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Oh Holy Fright: Christmas Horror Movies That Slay

Dec 12, 2015
Originally published on December 12, 2015 5:25 pm

It's not too hard to make the case that Christmas stories can be scary. Toys springing to life. That large man sneaking into your home at midnight after watching you all year. No wonder there's an entire genre of Christmas-themed horror movies. And one of them happened to be one of last weekend's top-grossing films.

Krampus is about an ordinary American family stalked by a malevolent figure straight from German and Austrian mythology. Historically, Krampus has served as Santa Claus' dark double. Instead of a fur-lined suit and round little belly, Krampus has horns, claws, chains and a nasty disposition. Director Michael Dougherty says the unlikely combination of Christmas and horror makes a certain kind of sense.

"Christmas is really stressful," he observes. "I think we can all admit that. We put all these pressures on ourselves to spend time with friends and family and spend all this money we don't necessarily have."

Which means some of us turn to scary movies for catharsis. And darkness lies deep in the holiday's DNA, from King Herod's Slaughter of the Innocents in the Bible to the vengeful ghost in Charles Dickens' A Christmas Carol. Just think, Dougherty says, of the terrifying stop-motion Abominable Snowmonster in the Rankin/Bass televised holiday special, Rudolph the Red-Nosed Reindeer. Or a certain holiday ballet featuring sugerplums — and a dancing evil rat king. Nutcrackers, Dougherty says, scared him as a child.

"They have such manic expressions, with the bared teeth and really wide crazy eyeballs," he points out.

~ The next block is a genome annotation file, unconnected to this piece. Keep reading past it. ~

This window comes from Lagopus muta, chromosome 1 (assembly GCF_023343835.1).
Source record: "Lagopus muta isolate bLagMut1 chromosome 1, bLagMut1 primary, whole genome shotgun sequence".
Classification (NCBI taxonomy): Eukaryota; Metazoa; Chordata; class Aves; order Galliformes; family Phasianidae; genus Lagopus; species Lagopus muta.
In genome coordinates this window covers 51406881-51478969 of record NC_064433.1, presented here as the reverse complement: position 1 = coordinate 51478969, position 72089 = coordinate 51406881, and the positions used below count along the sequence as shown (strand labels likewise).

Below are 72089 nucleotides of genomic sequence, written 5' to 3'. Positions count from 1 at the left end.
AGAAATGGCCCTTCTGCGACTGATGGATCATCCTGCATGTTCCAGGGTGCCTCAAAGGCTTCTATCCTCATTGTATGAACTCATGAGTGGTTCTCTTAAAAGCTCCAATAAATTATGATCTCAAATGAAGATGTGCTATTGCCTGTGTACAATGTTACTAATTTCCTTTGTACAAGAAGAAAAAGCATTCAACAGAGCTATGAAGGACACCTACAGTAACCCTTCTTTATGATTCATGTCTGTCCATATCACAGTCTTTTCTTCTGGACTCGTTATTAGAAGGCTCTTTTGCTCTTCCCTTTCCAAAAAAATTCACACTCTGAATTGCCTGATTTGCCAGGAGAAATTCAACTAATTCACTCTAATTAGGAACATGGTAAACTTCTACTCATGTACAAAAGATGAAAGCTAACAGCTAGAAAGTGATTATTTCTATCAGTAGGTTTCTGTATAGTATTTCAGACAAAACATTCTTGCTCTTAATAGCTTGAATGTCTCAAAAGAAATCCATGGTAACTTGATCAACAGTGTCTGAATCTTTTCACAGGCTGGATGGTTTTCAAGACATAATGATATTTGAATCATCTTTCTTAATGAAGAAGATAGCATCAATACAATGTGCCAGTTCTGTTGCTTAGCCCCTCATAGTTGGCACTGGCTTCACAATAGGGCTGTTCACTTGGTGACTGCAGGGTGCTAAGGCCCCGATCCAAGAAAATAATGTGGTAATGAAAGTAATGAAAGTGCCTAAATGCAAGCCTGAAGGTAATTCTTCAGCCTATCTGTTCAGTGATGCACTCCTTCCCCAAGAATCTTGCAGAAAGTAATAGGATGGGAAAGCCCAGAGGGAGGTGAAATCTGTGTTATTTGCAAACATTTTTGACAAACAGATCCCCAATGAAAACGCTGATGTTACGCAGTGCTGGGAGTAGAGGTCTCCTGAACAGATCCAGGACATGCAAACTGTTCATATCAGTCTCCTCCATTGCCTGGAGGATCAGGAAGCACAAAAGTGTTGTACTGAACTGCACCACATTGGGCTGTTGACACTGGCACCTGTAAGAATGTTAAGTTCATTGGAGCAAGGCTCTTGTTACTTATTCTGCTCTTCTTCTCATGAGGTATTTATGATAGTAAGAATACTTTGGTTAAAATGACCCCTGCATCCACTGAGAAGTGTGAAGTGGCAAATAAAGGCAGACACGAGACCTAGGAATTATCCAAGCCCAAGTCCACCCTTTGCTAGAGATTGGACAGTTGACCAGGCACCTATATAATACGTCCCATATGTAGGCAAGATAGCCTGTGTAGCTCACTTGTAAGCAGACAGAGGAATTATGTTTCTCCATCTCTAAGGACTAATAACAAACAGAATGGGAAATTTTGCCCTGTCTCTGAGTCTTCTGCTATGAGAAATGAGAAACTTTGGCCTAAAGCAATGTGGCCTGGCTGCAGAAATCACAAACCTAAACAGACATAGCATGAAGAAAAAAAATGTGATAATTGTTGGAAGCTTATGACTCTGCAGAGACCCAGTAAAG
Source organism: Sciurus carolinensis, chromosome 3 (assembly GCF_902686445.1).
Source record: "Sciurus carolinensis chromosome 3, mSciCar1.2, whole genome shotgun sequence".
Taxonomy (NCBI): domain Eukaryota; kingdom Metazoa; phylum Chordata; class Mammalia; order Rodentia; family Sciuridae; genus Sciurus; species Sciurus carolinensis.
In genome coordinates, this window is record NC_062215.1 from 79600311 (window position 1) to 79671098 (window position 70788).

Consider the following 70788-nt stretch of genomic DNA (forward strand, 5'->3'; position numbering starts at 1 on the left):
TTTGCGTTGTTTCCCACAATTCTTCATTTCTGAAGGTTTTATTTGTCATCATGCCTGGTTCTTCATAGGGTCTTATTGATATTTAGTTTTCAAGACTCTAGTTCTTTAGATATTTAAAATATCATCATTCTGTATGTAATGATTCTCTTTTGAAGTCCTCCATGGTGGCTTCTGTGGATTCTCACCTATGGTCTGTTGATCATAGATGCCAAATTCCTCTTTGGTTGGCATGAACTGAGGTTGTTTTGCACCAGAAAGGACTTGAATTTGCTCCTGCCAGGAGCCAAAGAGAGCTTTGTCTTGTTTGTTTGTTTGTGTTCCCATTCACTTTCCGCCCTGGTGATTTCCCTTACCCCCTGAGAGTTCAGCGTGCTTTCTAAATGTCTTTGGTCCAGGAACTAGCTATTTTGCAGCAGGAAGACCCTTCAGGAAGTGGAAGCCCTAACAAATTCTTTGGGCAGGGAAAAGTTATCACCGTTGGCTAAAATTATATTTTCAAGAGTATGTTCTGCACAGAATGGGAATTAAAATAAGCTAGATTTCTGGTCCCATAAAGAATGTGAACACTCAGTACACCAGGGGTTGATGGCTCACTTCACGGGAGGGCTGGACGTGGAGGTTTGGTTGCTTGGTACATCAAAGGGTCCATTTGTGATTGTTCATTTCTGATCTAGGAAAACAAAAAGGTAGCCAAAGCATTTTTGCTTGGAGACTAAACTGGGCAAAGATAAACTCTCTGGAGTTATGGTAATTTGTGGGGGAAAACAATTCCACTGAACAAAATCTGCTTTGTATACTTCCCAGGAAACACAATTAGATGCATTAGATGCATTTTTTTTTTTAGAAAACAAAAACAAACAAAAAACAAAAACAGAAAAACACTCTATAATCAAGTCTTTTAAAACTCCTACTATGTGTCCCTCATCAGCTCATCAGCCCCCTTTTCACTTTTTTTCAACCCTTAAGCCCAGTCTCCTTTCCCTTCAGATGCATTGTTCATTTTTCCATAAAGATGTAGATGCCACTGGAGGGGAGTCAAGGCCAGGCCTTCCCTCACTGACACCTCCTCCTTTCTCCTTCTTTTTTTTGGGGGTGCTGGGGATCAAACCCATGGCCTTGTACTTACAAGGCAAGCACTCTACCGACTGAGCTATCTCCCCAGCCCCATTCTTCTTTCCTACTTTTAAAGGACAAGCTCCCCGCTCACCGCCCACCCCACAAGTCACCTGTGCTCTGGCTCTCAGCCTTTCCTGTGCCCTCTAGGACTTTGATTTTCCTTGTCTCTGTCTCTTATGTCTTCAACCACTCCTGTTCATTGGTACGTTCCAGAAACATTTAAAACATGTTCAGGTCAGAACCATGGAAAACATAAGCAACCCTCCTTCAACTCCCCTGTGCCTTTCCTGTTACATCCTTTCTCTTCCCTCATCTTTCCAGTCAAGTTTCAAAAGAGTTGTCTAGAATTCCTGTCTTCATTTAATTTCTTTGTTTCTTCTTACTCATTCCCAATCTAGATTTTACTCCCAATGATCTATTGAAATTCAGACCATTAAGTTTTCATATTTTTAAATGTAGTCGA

These frightening figures might provide release from a sense of forced gaiety — and from seasonal anxieties about being unhappy or alone. Maybe that explains the uncanny proliferation of Christmas horror movies over the past few decades.

"It's a big thing," says Hannah Forman, who runs the website Women in Horror Month under the name Hannah Neurotica. She proves it by rattling off titles. "You have Silent Night, Deadly Night; Silent Night, Bloody Night; Jack Frost; Puppet Master vs Demonic Toys; A Cadaver Christmas; Silent Night, Zombie Night — should I keep going?"

To be sure, most Christmas horror movies are cheaply made and exploitative, with tendency toward truly terrifying puns. (Santa's Slay, Slay Belles, Santa Claws, etc.) But Foreman says 1974's Black Christmas is both underrated and influential.

"It's considered by some to be one of the first slasher films in the U.S.," she says.

Black Christmas is set at a sorority house visited by a psycho killer, and it's the first to use a now-classic horror movie trope: "The calls are coming from inside the house!" And Black Christmas was directed by Bob Clark, also responsible for one of the most beloved holiday movies of all time, 1983's A Christmas Story.

But A Christmas Story also features a memorably monster-like bully, and a father with a fearsome temper, says Krampus director Michael Dougherty. "So there's a guy who loved Christmas but really understood both sides of it," he says.

Dougherty says his film was partly inspired by Gremlins, another 1980s movie that combined Christmas with family-friendly horror. Meanwhile, Krampus, the scary anti-Santa character, seems to be having his biggest moment since possibly the 16th century. More Krampus movies are in the works and at least four Krampus-themed movies have been recently released, including the critically acclaimed Finnish film, Rare Exports: A Christmas Tale.

Maybe Krampus serves as a kind of Christmas corrective in an era of rampant commercialism, brutal class inequality and bitter cultural divides, speculates Doughtery.

"He's the Christmas spirit we deserve, not the one we need," he says.

Copyright 2015 NPR. To see more, visit http://www.npr.org/.

Transcript

MICHEL MARTIN, HOST:

Christmas is coming, and if you look at it a certain way, you could make the case that Christmas stories can be kind of scary - stories about toy's springing to life.

(SOUNDBITE OF ARCHIVED RECORDING)

UNIDENTIFIED ACTOR #1: (As character, cackling).

MARTIN: Or did you hear about that big guy creeping into your house while you're asleep after watching you all year? So if you think about it, says NPR's Neda Ulaby, maybe it shouldn't be surprising that there's a whole genre of scary Christmas-themed movies.